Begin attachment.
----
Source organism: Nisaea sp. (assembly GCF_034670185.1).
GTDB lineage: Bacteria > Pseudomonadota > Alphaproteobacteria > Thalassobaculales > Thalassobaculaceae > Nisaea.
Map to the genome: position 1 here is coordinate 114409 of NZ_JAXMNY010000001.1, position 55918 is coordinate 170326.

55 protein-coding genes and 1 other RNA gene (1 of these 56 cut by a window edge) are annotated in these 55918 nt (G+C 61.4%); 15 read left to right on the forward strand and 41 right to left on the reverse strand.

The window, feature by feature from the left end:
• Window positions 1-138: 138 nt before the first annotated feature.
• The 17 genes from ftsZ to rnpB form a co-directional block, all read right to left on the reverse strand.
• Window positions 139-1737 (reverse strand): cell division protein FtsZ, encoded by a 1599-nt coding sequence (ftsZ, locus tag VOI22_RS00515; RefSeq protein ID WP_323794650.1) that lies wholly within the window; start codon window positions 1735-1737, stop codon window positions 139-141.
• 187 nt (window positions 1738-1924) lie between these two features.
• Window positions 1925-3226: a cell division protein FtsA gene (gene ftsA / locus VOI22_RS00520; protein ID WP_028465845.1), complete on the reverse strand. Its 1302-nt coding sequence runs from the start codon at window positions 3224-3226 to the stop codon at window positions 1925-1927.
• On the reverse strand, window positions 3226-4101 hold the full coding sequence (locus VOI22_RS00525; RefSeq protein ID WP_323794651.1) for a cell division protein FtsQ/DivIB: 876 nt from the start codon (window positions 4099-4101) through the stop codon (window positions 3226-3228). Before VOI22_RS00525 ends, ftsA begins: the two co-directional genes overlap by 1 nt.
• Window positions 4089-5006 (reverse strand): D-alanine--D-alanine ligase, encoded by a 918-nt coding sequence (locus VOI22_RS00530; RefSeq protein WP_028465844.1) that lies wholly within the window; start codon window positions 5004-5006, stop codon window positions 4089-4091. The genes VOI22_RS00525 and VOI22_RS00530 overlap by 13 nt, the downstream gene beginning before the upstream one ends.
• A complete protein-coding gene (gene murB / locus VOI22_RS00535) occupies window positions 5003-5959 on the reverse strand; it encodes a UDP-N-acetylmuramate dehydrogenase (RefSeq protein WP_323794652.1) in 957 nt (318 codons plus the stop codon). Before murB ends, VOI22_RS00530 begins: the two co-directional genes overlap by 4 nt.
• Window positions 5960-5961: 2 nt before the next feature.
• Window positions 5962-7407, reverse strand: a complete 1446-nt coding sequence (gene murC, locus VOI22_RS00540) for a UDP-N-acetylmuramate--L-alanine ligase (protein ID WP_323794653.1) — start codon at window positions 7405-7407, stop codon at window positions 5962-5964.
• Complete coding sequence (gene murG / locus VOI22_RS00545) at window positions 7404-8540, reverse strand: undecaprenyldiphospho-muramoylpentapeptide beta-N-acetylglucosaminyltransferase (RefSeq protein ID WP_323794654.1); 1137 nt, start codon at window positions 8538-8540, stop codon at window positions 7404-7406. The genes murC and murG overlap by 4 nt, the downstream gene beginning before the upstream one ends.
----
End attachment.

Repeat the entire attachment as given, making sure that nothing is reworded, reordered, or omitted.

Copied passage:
Source organism: Nisaea sp. (assembly GCF_034670185.1).
GTDB lineage: Bacteria > Pseudomonadota > Alphaproteobacteria > Thalassobaculales > Thalassobaculaceae > Nisaea.
Map to the genome: position 1 here is coordinate 114409 of NZ_JAXMNY010000001.1, position 55918 is coordinate 170326.

55 protein-coding genes and 1 other RNA gene (1 of these 56 cut by a window edge) are annotated in these 55918 nt (G+C 61.4%); 15 read left to right on the forward strand and 41 right to left on the reverse strand.

The window, feature by feature from the left end:
• Window positions 1-138: 138 nt before the first annotated feature.
• The 17 genes from ftsZ to rnpB form a co-directional block, all read right to left on the reverse strand.
• Window positions 139-1737 (reverse strand): cell division protein FtsZ, encoded by a 1599-nt coding sequence (ftsZ, locus tag VOI22_RS00515; RefSeq protein ID WP_323794650.1) that lies wholly within the window; start codon window positions 1735-1737, stop codon window positions 139-141.
• 187 nt (window positions 1738-1924) lie between these two features.
• Window positions 1925-3226: a cell division protein FtsA gene (gene ftsA / locus VOI22_RS00520; protein ID WP_028465845.1), complete on the reverse strand. Its 1302-nt coding sequence runs from the start codon at window positions 3224-3226 to the stop codon at window positions 1925-1927.
• On the reverse strand, window positions 3226-4101 hold the full coding sequence (locus VOI22_RS00525; RefSeq protein ID WP_323794651.1) for a cell division protein FtsQ/DivIB: 876 nt from the start codon (window positions 4099-4101) through the stop codon (window positions 3226-3228). Before VOI22_RS00525 ends, ftsA begins: the two co-directional genes overlap by 1 nt.
• Window positions 4089-5006 (reverse strand): D-alanine--D-alanine ligase, encoded by a 918-nt coding sequence (locus VOI22_RS00530; RefSeq protein WP_028465844.1) that lies wholly within the window; start codon window positions 5004-5006, stop codon window positions 4089-4091. The genes VOI22_RS00525 and VOI22_RS00530 overlap by 13 nt, the downstream gene beginning before the upstream one ends.
• A complete protein-coding gene (gene murB / locus VOI22_RS00535) occupies window positions 5003-5959 on the reverse strand; it encodes a UDP-N-acetylmuramate dehydrogenase (RefSeq protein WP_323794652.1) in 957 nt (318 codons plus the stop codon). Before murB ends, VOI22_RS00530 begins: the two co-directional genes overlap by 4 nt.
• Window positions 5960-5961: 2 nt before the next feature.
• Window positions 5962-7407, reverse strand: a complete 1446-nt coding sequence (gene murC, locus VOI22_RS00540) for a UDP-N-acetylmuramate--L-alanine ligase (protein ID WP_323794653.1) — start codon at window positions 7405-7407, stop codon at window positions 5962-5964.
• Complete coding sequence (gene murG / locus VOI22_RS00545) at window positions 7404-8540, reverse strand: undecaprenyldiphospho-muramoylpentapeptide beta-N-acetylglucosaminyltransferase (RefSeq protein ID WP_323794654.1); 1137 nt, start codon at window positions 8538-8540, stop codon at window positions 7404-7406. The genes murC and murG overlap by 4 nt, the downstream gene beginning before the upstream one ends.